Big Media’s Crush on Social Networking
I WAS wandering around recently in Second Life, the much-ballyhooed online virtual world, and had a nice chat with one of its “residents.” But at the end of the talk he (or perhaps she; you never really know in these digital dioramas, where anyone can create an identity and just about anything else) asked if he could add me to his “friends” list and thereby keep tabs of my comings and goings in the online world. “Sure,” I replied, not because I was yearning to keep in touch but because it just struck me as rude to turn down such an invitation.
Last week, a similar episode occurred in my real life, when I prepared to leave a meeting with someone I had never met before but really liked. This time, my host asked me if I was part of LinkedIn, a buzzy Web site intended to link people with similar business interests. The site has gained much attention in the tech industry: Business 2.0 magazine recently hailed it as “MySpace for grownups.” (MySpace, the social networking site owned by Rupert Murdoch’s News Corporation, is, of course, the ne plus ultra of such Web sites, where young and youngish people put all kinds of information about themselves online in search of friends, dates, music and whatever.)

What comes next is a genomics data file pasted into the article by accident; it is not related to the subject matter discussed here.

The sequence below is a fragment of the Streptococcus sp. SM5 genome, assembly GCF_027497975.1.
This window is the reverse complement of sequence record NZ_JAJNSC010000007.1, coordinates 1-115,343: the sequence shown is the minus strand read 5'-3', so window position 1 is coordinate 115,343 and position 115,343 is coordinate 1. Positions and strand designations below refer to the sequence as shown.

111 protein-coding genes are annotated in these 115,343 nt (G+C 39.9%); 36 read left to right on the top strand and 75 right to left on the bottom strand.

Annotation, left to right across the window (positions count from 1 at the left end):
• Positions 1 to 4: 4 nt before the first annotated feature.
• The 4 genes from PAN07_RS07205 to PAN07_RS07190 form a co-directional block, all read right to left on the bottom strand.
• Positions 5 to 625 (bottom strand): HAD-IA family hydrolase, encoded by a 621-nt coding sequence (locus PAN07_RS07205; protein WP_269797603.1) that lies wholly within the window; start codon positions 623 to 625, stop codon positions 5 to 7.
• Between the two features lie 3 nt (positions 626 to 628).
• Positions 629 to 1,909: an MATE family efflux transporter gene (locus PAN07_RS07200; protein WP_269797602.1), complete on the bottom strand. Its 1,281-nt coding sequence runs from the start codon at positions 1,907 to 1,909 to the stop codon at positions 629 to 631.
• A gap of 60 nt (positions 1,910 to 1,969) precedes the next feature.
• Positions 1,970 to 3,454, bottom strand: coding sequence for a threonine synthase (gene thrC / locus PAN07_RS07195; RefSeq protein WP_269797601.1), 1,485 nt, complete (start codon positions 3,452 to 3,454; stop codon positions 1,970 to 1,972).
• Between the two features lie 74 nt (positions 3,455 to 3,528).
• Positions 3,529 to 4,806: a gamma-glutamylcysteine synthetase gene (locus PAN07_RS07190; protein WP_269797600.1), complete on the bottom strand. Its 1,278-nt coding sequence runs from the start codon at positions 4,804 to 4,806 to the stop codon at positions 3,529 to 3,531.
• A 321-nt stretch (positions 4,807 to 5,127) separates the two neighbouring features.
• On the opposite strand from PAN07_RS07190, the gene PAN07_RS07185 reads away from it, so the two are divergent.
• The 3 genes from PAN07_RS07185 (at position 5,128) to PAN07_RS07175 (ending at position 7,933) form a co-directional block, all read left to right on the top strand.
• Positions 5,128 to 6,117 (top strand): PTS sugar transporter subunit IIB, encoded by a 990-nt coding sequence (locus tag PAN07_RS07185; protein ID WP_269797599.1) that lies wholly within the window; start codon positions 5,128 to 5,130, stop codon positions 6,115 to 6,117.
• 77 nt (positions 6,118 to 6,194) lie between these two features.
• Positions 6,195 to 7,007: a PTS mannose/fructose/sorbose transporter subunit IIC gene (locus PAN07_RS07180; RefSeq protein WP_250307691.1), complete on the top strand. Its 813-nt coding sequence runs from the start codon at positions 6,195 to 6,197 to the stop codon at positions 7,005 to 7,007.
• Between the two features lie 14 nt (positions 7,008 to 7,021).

In the case of LinkedIn, I was privately relieved to be able to say that I had not yet joined, although I noticed that people kept asking me if I was a member. And, I must acknowledge that the invitation, like the one in Second Life, irked me on some level — though it was a nice gesture after one meeting. It struck me as far more personal than just exchanging business cards, yet less of a commitment than adding someone to your instant-message “buddy list.” Yet a tad forward nonetheless: like a three-cheek kiss from strangers on a distant shore.
Don’t get me wrong. I like people, and interacting with so many of them is one of the great pleasures of my job. And, heck, all that journalists do all day long is call people who may not want to hear from them. But that said, I have always recoiled at the use of the word “network” as a verb. I wouldn’t want to join any social networking Web site that would want me as a member. You might say that I am into antisocial networking.